Here in the U.K., broadband speeds vary significantly depending upon where you live. For example, those lucky enough to live in a cabled area with access to fiber optic broadband can currently enjoy speeds of up to 100Mbps. However, where I live in the little county of Worcestershire, I’m lucky if my speed reaches 6Mbps.
Rather than rolling out that super-speedy 100Mbps broadband to Killian in Worcestershire, however, Virgin Media is going to give lucky east Londoners speeds of up to 1.5Gbps instead — that’s 50% faster than Google’s 1Gbps service in Kansas City, Kansas.
The company has just started testing its DOCSIS2-powered network with a select few subscribers it dubs “triallists,” which offers download speeds of up to 240 times faster than the national average in the U.K., and upload speeds of up to 150Mbps. Those living around Old Street, an area known as ‘Silicon Roundabout’, are the first to gain access to the service, but if all goes well, it should roll out to everyone living in a cabled area.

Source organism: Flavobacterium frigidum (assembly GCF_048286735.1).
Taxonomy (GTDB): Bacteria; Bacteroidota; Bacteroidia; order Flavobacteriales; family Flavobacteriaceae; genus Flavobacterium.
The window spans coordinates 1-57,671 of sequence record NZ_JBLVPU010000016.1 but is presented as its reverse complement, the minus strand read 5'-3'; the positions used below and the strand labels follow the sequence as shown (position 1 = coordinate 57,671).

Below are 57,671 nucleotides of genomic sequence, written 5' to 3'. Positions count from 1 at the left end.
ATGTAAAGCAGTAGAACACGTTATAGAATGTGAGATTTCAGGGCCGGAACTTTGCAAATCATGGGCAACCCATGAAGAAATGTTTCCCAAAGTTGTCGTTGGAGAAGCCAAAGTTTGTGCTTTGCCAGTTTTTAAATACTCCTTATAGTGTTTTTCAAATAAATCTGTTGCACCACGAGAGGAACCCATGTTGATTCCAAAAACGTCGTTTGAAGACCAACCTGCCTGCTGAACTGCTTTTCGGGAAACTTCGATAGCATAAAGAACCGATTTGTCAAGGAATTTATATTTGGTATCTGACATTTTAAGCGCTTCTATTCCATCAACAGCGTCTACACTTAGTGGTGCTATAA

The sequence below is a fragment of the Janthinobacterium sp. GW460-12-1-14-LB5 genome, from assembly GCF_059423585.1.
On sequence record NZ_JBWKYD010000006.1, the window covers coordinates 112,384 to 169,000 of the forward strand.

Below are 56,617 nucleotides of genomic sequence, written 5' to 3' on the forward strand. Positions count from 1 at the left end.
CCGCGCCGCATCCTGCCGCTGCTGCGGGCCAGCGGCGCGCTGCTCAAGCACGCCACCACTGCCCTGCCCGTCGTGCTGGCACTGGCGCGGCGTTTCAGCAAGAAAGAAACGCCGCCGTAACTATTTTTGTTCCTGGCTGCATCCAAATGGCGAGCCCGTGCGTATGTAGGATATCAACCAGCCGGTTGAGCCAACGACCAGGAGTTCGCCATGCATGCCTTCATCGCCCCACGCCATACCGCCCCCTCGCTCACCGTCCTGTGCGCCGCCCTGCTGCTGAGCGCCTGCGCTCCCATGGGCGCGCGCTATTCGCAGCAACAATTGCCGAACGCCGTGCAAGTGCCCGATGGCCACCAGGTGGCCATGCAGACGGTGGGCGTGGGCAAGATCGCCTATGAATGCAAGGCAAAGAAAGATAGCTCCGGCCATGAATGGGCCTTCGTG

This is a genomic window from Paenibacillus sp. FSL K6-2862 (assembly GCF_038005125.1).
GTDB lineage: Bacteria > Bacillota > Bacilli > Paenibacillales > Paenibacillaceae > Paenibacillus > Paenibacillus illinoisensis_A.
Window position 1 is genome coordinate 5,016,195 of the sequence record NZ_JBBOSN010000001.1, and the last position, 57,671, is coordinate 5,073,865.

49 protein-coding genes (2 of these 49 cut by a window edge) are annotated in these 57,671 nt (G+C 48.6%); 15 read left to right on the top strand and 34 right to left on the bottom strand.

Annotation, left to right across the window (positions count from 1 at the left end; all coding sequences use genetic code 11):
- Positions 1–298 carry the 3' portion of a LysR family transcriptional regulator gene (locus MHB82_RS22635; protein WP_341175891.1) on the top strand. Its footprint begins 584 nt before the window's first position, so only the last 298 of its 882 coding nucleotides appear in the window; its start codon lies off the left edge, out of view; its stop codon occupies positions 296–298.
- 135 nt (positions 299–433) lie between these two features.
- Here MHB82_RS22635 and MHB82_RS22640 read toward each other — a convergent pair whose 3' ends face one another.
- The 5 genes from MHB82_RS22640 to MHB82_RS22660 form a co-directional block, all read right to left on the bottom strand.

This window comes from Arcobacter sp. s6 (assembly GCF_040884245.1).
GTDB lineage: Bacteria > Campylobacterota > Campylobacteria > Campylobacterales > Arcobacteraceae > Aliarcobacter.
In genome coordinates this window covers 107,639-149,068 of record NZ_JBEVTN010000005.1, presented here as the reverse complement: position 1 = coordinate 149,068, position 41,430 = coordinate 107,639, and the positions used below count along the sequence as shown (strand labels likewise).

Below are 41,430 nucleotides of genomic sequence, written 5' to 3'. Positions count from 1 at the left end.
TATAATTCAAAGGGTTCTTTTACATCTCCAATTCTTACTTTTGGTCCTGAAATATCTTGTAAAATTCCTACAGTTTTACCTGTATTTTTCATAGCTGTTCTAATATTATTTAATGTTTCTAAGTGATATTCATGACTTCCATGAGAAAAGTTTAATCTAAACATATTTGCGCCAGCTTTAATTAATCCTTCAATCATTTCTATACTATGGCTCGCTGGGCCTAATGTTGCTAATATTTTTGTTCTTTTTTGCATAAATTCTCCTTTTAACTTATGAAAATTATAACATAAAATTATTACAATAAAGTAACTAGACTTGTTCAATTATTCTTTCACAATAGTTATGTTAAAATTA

Jon James, Virgin’s executive director of broadband said in the press release:
“As people are simultaneously connecting more gadgets to the internet and doing more online than ever before, we wanted to explore what our unique fibre optic network is capable of. At speeds of up to 1.5Gb, Virgin Media is delivering some of the fastest broadband in the world and, thanks to our ongoing investment, we’re able to anticipate and lead the way in meeting growing demand for bandwidth as future services and applications come online.”
Virgin hasn’t yet mentioned what kind of data cap it may enforce on a 1.5Gbps package, but I’m guessing it would have to be pretty generous to make it all worthwhile. At those speeds, based on my rough calculations, it would take less than a second to download an MP3, and less than 20 seconds to download a 2GB movie.
As I sit here waiting for 54 app updates to download from iTunes, which I started about an hour ago, I’m considering a move to Silicon Roundabout.